Thursday, February 18, 2010

LETTER TO FRIENDS OF TQ AND SUPPORTERS

T. Q. HARRIS, JR.

Long Beach, CA
Liberia: 6-002-781 / USA: 562-256-4271
Stand@who.com / http://www.friendsoftq.org/

16th February 2010

TO: THE FRIENDS OF TQ

My Dear Friends & Supporters:

I write to thank you for the hard work, dedication and the many hours you have invested in organizing and promoting Friends of TQ. Also, I would like to take this opportunity to share with you few of the requests presented to our representatives by the various communities they have visited. As you will see, the challenges facing Liberians at home are overwhelming and the people are desperate.

To you, our partners – the many non-Liberians – who have stepped forward to help revive our beloved Nation, I would like to say a very special Thank You! May the Lord Bless, Prosper, and Shine his Face upon you.

I’m most grateful for how you have in a relatively short span of time transferred my passion for Liberia into a vibrant movement that has become a voice for the voiceless - the forgotten and downtrodden. You have awakened the “Can Do” spirit in Liberians, setting into motion the revival many have longed for.

It is with exceeding joy I note the overwhelming response to Friends of TQ from Liberians around the world. They seem willing to set aside their differences having found a unifying vehicle. As you know, Unity has been the missing ingredient for lasting peace, stability and prosperity. So it is exciting to once again see Liberians working toward a common objective.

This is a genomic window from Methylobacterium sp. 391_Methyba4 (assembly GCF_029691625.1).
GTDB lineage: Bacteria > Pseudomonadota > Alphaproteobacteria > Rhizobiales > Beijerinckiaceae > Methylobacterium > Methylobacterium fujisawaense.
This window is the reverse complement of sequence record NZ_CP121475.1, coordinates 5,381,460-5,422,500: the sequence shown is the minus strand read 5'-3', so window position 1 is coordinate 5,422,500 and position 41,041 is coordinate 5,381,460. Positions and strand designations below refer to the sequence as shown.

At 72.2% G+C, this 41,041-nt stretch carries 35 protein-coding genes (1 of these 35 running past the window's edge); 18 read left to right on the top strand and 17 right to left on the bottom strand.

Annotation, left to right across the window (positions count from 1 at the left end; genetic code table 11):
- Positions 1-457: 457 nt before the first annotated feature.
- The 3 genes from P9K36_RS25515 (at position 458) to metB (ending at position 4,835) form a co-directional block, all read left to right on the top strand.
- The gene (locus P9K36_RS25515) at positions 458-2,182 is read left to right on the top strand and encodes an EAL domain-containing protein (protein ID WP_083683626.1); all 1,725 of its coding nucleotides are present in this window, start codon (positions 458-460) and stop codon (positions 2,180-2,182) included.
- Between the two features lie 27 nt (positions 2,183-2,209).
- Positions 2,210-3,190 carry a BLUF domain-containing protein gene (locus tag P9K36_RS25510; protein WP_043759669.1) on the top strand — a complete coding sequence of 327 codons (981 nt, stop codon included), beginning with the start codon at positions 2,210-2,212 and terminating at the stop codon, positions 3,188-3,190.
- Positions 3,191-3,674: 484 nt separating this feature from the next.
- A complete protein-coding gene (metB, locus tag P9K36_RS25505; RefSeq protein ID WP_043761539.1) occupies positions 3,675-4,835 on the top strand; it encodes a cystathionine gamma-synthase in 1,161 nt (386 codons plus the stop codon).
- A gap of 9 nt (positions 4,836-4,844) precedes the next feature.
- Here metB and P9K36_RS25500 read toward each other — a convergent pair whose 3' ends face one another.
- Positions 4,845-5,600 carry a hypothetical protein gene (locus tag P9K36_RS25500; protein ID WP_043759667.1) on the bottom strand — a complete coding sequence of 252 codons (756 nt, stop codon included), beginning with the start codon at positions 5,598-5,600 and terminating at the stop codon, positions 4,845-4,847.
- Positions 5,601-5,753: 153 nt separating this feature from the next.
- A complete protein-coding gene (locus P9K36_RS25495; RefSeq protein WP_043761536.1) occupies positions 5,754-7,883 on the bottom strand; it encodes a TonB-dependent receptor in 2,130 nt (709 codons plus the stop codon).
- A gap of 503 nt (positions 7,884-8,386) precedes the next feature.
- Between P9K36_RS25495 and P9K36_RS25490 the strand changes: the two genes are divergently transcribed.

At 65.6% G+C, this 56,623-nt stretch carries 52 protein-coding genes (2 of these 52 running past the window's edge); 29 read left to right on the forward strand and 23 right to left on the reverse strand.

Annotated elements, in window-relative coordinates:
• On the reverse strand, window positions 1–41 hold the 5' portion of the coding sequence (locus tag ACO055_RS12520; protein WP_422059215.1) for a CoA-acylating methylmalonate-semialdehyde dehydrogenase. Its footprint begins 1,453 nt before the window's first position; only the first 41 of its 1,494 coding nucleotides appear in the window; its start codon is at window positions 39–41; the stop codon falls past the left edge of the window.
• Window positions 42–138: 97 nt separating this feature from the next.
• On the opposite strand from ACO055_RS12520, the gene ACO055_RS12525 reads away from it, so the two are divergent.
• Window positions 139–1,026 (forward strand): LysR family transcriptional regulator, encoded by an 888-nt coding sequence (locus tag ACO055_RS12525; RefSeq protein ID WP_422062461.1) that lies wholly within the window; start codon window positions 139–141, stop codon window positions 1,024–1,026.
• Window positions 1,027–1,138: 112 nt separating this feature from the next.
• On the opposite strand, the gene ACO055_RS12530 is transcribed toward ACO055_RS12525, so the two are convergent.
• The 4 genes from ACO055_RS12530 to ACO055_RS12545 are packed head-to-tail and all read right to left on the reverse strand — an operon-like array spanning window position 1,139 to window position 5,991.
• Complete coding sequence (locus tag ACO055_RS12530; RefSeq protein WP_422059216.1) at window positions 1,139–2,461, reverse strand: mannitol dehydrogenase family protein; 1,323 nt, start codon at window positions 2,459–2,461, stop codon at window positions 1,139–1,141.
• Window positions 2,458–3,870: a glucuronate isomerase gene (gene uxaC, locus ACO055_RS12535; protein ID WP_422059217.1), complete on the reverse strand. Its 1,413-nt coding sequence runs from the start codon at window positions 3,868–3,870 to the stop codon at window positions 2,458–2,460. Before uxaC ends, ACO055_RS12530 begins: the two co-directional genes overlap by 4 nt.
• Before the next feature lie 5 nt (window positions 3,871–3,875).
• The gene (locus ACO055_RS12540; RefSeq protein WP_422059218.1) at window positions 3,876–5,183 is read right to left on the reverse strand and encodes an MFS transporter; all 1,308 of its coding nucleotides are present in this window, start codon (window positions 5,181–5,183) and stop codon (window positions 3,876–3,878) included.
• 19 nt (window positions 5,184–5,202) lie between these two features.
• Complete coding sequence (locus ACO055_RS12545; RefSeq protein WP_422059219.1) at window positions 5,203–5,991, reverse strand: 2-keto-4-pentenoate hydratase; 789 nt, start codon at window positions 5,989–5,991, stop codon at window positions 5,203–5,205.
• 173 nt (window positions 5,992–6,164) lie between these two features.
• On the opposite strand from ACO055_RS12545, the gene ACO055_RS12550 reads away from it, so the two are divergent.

As the Friends of TQ extends its reach across Liberia, we have seen firsthand how difficult it is to survive from day to day. The level of hardship Liberians are experiencing is beyond comprehension. A large percentage of the population goes to bed most nights hungry. Many are displaced, homeless, sick, and trapped deep in poverty. And there is no relief in sight.

Children throughout the country are suffering from malnutrition, evidenced by the 250 severely malnourished children recently discovered by two Liberian females while visiting a village in Cape Mount County. Yet the Government claims malnutrition is not an issue in the country.

Furthermore, the citizens generally have no other alternative than to provide their own security, which means engaging in vigilante acts in order to combat armed robbers, rapists, arsonists and thieves, among other threats to their personal safety.